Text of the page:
The long hidden secret of the A-1000 (carefully potted inside that cylindrical plastic case) is that it is actually a Fairchild u709 IC opamp driving a pair of high current output transistors, similar in drive capability to opamp output pairs used on many other manufacturers all discrete opamp designs.
If you are still uncertain, locate some LA-602 line amps to drive the outside world. However we have found the LA-602,s are much more valuable converted to high quality mic preamps with the right internal connections pulled out to a gain selector switch.
The A-2000 and A-3000 opamps used in many of the later Electrodyne modules (711, 712 etc..) are all discrete topology.

A quick shameless plug for Orphan Audio and Quad Eight LLC:
We have a huge inventory of NOS Quad Eight/Electrodyne/Langevin parts. Knobs, Levers, opamps, card amps, switch/pot assemblies, engraved front panels, etc.... and are in the process of moving the entire Electrodyne/Langevin document archive to our hedquarters. We also provide repair, engineering and repackaging services for many classic consoles and modules.
Email us for parts / schematic requests, or visit our website and forums.
And now back to our regularly scheduled program, already in progress.......


If you look at the spec sheet and note the slew rate of the 709 compared to modern opamps you would not expect it to sound so good, but obviously it does.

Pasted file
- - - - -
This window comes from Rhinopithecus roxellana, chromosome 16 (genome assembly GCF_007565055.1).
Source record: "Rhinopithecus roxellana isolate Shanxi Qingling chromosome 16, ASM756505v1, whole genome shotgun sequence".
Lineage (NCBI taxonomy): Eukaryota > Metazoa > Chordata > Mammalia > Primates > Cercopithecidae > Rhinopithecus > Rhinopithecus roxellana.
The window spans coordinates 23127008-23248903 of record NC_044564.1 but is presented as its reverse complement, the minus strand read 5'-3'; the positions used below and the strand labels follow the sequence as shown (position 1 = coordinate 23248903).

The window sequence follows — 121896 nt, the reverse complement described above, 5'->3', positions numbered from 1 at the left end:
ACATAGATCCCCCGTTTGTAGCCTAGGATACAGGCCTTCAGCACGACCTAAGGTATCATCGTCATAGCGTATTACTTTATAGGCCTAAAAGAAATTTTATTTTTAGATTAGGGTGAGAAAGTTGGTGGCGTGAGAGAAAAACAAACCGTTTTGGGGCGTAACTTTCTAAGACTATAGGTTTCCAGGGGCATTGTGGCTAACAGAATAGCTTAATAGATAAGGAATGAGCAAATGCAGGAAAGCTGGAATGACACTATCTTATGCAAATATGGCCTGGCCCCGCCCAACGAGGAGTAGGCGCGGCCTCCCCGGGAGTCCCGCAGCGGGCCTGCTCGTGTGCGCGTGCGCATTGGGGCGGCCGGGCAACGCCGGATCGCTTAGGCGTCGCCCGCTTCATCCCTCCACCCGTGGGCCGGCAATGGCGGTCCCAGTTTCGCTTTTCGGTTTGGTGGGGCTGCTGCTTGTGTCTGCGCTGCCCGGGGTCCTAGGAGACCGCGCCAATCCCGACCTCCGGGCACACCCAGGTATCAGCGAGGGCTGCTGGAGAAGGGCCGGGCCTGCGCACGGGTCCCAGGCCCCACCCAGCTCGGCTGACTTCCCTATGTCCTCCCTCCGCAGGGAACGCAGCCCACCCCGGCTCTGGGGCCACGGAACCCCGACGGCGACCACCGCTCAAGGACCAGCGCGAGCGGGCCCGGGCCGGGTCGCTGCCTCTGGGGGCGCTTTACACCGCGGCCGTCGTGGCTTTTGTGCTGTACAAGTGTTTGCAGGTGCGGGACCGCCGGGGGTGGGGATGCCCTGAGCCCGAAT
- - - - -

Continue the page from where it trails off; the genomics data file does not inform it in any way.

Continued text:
Surprised it,s not all discrete? No one who used them ever suspected it by the amazing sound they got. Consider how highly valued these modules are now, and will be in the future.
Knowing whether there is an IC in the circuit or not, will not change the sound.
A more modern surprise about IC opamps is that the famous and highly coveted "Air Neve" consoles are actually populated mostly by 5534 opamps. From the preamp stage all the way thru to the bus outs. Rupert is no dummy, he used his ears to get what he wanted in that console. He chose those opamps for a very good reason.

Uneducated naysayers who dismiss certain opamps just because of rumour or a bad experience with a poorly designed circuit be damned!

The truth is:
"There are no bad opamps, just a lot of bad ways to use them."
Ken Hirsch
Orphan Audio LLC
http://www.orphanaudio.com
Quad Eight Electronics LLC (tm)
http://www.quadeightelectronics.com
Electrodyne Corp.(tm) (a division of Orphan Audio)

"Education is the cure for everything"
Orphan Audio
Analog Enthusiast
 
Posts: 7
Joined: Fri Jan 19, 2007 3:33 am
Location: Simi Valley, Ca.